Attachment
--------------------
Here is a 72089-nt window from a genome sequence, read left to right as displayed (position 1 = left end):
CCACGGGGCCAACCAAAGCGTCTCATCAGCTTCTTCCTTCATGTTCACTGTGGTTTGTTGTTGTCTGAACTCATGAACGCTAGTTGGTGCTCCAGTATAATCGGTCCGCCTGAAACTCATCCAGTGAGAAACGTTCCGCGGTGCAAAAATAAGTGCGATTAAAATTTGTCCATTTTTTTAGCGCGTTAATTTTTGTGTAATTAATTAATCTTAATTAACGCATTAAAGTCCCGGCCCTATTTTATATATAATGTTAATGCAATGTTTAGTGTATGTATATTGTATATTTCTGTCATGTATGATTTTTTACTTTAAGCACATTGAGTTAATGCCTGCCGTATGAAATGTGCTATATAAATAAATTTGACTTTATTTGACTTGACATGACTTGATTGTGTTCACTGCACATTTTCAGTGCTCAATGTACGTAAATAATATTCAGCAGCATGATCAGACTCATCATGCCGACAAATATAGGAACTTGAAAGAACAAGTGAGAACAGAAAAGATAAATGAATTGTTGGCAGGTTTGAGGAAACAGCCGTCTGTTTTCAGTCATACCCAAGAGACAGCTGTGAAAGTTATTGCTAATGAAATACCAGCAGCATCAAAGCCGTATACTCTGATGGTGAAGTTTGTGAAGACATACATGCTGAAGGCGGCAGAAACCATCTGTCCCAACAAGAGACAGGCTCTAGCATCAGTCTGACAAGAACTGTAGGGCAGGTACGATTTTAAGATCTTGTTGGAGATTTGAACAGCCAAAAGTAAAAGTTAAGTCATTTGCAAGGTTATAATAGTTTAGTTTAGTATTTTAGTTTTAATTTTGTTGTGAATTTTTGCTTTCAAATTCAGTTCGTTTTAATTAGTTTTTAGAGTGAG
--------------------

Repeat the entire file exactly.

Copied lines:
Here is a 72089-nt window from a genome sequence, read left to right as displayed (position 1 = left end):
CCACGGGGCCAACCAAAGCGTCTCATCAGCTTCTTCCTTCATGTTCACTGTGGTTTGTTGTTGTCTGAACTCATGAACGCTAGTTGGTGCTCCAGTATAATCGGTCCGCCTGAAACTCATCCAGTGAGAAACGTTCCGCGGTGCAAAAATAAGTGCGATTAAAATTTGTCCATTTTTTTAGCGCGTTAATTTTTGTGTAATTAATTAATCTTAATTAACGCATTAAAGTCCCGGCCCTATTTTATATATAATGTTAATGCAATGTTTAGTGTATGTATATTGTATATTTCTGTCATGTATGATTTTTTACTTTAAGCACATTGAGTTAATGCCTGCCGTATGAAATGTGCTATATAAATAAATTTGACTTTATTTGACTTGACATGACTTGATTGTGTTCACTGCACATTTTCAGTGCTCAATGTACGTAAATAATATTCAGCAGCATGATCAGACTCATCATGCCGACAAATATAGGAACTTGAAAGAACAAGTGAGAACAGAAAAGATAAATGAATTGTTGGCAGGTTTGAGGAAACAGCCGTCTGTTTTCAGTCATACCCAAGAGACAGCTGTGAAAGTTATTGCTAATGAAATACCAGCAGCATCAAAGCCGTATACTCTGATGGTGAAGTTTGTGAAGACATACATGCTGAAGGCGGCAGAAACCATCTGTCCCAACAAGAGACAGGCTCTAGCATCAGTCTGACAAGAACTGTAGGGCAGGTACGATTTTAAGATCTTGTTGGAGATTTGAACAGCCAAAAGTAAAAGTTAAGTCATTTGCAAGGTTATAATAGTTTAGTTTAGTATTTTAGTTTTAATTTTGTTGTGAATTTTTGCTTTCAAATTCAGTTCGTTTTAATTAGTTTTTAGAGTGAG